Technology is transforming the home care industry, but it hasn’t been easy to prove exactly how certain technology like telehealth and remote monitoring will help patient outcomes. However, there are now solid, research-backed tactics home care agencies can implement to increase positive health outcomes.
To see positive impacts of technology, home care companies need to focus on supporting and training their registered nurses as well as realizing that technology should not replace all human contact, according to a report released Wednesday from the University of California San Francisco.
The report, supported by the Health Resources and Services Administration (HRSA) of the U.S. Department of Health and Human Services (HHS), studied the use of electronic remote monitoring technologies and telehealth services of organizations for patients receiving long-term in-home care as well as those with chronic conditions such as obstructive pulmonary disease and kidney disease.
Focus on nurses
When it comes to ensuring positive outcomes from new technologies, training all workers who are caring for patients is important, but the primary health professionals involved in remote monitoring programs are nurses, Aubri Kottek, MPH, author of the report and research analyst at the Phil R. Lee Institute for Health Policy Studies at the Healthforce Center at the University of California San Francisco, told Home Health Care News.
“Predominantly nurses are the ones using the data from the telehealth or remote technology so this speaks to some of the training requirements that we need to make sure new graduates are equipped with,” she said.
Though health professionals like licensed practical nurses, medical assistants and community health workers could review the data first to check for red flags, nurses or mid-level providers are most often doing follow-up care, the report points out.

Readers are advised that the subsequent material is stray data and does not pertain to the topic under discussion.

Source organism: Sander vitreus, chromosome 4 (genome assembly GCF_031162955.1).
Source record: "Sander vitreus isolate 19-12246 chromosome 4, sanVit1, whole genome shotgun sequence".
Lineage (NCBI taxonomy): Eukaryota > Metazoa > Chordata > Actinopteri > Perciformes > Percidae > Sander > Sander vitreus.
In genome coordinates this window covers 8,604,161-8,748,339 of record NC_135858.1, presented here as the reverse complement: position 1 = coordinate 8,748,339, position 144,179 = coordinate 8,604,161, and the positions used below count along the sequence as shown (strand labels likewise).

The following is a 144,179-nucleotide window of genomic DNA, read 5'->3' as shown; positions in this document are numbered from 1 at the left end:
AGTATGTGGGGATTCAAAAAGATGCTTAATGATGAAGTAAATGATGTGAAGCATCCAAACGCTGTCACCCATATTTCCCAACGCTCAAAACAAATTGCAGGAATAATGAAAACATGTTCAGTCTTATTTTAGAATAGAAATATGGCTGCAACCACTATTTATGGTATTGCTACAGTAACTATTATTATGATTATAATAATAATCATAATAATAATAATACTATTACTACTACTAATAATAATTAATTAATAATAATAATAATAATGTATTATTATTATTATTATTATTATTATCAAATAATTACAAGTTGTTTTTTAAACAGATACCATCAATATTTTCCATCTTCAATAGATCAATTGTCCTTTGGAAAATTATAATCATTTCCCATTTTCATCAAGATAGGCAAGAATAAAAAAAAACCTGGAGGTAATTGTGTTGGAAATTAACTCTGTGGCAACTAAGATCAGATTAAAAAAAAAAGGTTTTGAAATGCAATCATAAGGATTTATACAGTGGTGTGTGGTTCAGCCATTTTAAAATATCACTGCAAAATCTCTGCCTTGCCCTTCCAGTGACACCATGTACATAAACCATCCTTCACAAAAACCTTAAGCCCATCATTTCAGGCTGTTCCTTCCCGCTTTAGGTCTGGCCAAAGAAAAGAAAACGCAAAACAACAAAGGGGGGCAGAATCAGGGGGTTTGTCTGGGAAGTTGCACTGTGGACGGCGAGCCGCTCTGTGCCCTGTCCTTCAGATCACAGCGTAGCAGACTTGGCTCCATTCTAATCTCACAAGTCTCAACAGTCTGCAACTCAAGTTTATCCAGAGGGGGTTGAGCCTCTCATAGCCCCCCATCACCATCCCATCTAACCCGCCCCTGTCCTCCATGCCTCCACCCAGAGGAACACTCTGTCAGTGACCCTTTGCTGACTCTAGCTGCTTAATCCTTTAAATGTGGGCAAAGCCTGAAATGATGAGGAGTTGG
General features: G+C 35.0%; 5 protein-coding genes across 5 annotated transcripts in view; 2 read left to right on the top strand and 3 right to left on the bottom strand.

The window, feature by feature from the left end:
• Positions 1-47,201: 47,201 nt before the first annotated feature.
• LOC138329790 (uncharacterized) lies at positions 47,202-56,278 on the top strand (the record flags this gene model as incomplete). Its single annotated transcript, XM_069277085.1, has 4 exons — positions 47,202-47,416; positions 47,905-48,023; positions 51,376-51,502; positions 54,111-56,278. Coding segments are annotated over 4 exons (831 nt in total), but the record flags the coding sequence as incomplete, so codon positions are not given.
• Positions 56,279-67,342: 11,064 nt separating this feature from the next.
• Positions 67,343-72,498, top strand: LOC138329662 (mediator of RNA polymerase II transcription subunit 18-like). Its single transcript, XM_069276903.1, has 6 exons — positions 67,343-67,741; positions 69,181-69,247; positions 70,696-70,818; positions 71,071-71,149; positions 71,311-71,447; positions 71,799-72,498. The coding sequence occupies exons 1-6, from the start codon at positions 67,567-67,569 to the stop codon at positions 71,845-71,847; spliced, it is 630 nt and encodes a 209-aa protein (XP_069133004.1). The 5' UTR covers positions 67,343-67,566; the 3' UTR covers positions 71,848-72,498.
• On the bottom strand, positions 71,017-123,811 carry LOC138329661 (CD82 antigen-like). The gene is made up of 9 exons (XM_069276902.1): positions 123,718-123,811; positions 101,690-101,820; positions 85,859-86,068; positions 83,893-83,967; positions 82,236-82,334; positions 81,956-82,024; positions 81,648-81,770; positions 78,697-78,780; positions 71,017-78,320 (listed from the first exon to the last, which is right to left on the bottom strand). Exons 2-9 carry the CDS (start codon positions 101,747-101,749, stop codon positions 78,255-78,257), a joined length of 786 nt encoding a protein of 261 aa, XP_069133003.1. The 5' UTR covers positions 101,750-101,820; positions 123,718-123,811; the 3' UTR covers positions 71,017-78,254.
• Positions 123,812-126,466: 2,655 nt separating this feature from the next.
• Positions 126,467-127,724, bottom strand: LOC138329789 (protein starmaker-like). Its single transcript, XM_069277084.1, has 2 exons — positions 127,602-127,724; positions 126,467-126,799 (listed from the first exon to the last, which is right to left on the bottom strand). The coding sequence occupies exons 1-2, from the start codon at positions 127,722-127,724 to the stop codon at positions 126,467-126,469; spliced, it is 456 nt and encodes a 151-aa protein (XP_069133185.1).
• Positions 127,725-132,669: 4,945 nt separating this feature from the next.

This also means agencies should focus more intensive training on nurses.
“The RNs’ scope of practice allows them the independence to utilize assessment skills while simultaneously following well-defined policies and procedures to communicate and act upon data,” the report says.
Tech can’t fix everything
Even though technology is where the health system wants to go, due to increasing the bottom line, it still cannot replace the human connection made between a nurse and patient, Kottek said.
“The findings are clear in the literature that people don’t want telehealth to replace human contact, they want to augment it,” a principal investigator who studied the aging process and health technology, said in the report. “We need to be cognizant that we don’t replace contact or home visits. When you walk in a home you’ll see a fall hazard you won’t see in a video conference.”
If home care providers can find a healthy balance of remote technology and human connection it will not only help the patients thrive, but improve the overall success of the provider, Kottek explained.
“I heard from several people during my research for the report say they’ve seen improvements in readmissions rates or have see how they can save money using telehealth or remote monitoring,” she said. “There’s the potential to do that if the program is developed mindfully and if you take into account the workflow and how efficient the program could be.”
See the full report from UCSF.
Written by Alana Stramowski